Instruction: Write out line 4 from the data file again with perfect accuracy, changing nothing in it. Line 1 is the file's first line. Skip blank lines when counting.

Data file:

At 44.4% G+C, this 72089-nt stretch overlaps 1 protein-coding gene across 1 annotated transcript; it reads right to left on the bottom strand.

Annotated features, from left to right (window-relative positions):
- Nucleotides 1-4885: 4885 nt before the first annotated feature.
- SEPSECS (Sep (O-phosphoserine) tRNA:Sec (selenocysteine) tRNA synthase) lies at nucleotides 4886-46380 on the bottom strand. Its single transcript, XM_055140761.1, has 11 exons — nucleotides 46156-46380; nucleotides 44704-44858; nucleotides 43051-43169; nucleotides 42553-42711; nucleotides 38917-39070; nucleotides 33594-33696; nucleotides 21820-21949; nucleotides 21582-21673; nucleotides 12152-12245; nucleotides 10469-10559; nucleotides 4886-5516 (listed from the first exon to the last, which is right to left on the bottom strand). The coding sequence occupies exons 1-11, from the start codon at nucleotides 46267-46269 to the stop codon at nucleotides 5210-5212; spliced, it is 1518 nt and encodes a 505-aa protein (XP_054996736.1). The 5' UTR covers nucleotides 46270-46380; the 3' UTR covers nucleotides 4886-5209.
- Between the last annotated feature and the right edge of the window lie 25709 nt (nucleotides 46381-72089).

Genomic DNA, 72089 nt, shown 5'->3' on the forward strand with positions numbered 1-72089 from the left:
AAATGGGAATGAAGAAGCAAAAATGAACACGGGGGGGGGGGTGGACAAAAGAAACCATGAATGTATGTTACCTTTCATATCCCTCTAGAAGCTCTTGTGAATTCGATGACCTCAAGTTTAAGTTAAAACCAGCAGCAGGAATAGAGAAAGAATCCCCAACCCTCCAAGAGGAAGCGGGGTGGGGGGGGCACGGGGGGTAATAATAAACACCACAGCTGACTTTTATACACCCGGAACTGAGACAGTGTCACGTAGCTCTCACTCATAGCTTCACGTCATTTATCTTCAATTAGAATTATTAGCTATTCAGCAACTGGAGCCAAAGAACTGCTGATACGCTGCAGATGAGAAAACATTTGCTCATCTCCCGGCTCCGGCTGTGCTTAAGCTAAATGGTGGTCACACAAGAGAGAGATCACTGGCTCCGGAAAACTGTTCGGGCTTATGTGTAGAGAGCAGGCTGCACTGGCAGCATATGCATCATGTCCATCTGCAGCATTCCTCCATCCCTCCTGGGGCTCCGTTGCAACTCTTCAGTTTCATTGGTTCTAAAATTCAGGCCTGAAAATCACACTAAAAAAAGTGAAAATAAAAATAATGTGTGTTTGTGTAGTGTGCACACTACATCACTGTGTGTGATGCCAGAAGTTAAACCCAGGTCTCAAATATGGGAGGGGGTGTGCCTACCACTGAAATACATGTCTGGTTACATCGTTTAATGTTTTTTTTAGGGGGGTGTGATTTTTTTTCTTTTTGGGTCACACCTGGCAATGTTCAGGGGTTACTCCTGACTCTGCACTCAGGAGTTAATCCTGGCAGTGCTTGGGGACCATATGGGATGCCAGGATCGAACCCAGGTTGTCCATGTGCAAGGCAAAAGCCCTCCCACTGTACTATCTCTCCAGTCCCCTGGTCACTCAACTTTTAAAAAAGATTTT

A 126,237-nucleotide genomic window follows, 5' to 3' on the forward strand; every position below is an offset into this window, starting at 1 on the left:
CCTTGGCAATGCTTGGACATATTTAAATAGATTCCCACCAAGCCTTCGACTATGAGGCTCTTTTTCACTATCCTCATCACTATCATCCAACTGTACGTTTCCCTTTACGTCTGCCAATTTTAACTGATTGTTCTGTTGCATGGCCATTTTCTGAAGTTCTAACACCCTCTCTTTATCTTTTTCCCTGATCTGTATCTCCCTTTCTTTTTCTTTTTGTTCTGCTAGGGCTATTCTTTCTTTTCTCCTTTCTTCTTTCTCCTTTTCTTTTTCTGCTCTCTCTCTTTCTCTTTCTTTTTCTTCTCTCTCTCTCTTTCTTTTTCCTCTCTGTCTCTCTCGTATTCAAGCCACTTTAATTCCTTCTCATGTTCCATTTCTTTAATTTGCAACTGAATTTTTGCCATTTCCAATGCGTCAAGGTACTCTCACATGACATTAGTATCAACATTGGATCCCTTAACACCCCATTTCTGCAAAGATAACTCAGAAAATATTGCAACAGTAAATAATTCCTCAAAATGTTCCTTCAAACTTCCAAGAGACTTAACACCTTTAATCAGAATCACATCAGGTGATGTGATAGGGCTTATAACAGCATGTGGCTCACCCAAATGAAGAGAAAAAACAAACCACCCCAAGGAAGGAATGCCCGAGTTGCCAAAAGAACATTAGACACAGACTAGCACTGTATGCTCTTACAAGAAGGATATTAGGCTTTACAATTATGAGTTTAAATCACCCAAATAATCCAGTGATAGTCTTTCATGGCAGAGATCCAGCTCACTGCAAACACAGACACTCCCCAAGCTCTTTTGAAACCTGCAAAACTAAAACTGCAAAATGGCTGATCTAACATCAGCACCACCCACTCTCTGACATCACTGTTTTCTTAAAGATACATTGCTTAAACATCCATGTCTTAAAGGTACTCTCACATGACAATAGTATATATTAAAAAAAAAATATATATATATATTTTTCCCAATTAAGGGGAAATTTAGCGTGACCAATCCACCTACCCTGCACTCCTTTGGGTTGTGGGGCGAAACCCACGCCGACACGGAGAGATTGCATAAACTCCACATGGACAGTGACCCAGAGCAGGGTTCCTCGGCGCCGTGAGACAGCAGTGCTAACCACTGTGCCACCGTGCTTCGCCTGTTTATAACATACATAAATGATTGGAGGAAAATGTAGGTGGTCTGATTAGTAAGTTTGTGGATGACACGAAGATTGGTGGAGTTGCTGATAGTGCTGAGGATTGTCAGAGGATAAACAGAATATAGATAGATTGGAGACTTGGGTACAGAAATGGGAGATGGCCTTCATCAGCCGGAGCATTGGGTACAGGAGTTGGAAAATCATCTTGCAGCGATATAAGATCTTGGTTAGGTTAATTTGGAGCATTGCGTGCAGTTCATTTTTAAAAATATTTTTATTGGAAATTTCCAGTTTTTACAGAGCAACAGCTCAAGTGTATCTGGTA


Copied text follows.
- SEPSECS (Sep (O-phosphoserine) tRNA:Sec (selenocysteine) tRNA synthase) lies at nucleotides 4886-46380 on the bottom strand. Its single transcript, XM_055140761.1, has 11 exons — nucleotides 46156-46380; nucleotides 44704-44858; nucleotides 43051-43169; nucleotides 42553-42711; nucleotides 38917-39070; nucleotides 33594-33696; nucleotides 21820-21949; nucleotides 21582-21673; nucleotides 12152-12245; nucleotides 10469-10559; nucleotides 4886-5516 (listed from the first exon to the last, which is right to left on the bottom strand). The coding sequence occupies exons 1-11, from the start codon at nucleotides 46267-46269 to the stop codon at nucleotides 5210-5212; spliced, it is 1518 nt and encodes a 505-aa protein (XP_054996736.1). The 5' UTR covers nucleotides 46270-46380; the 3' UTR covers nucleotides 4886-5209.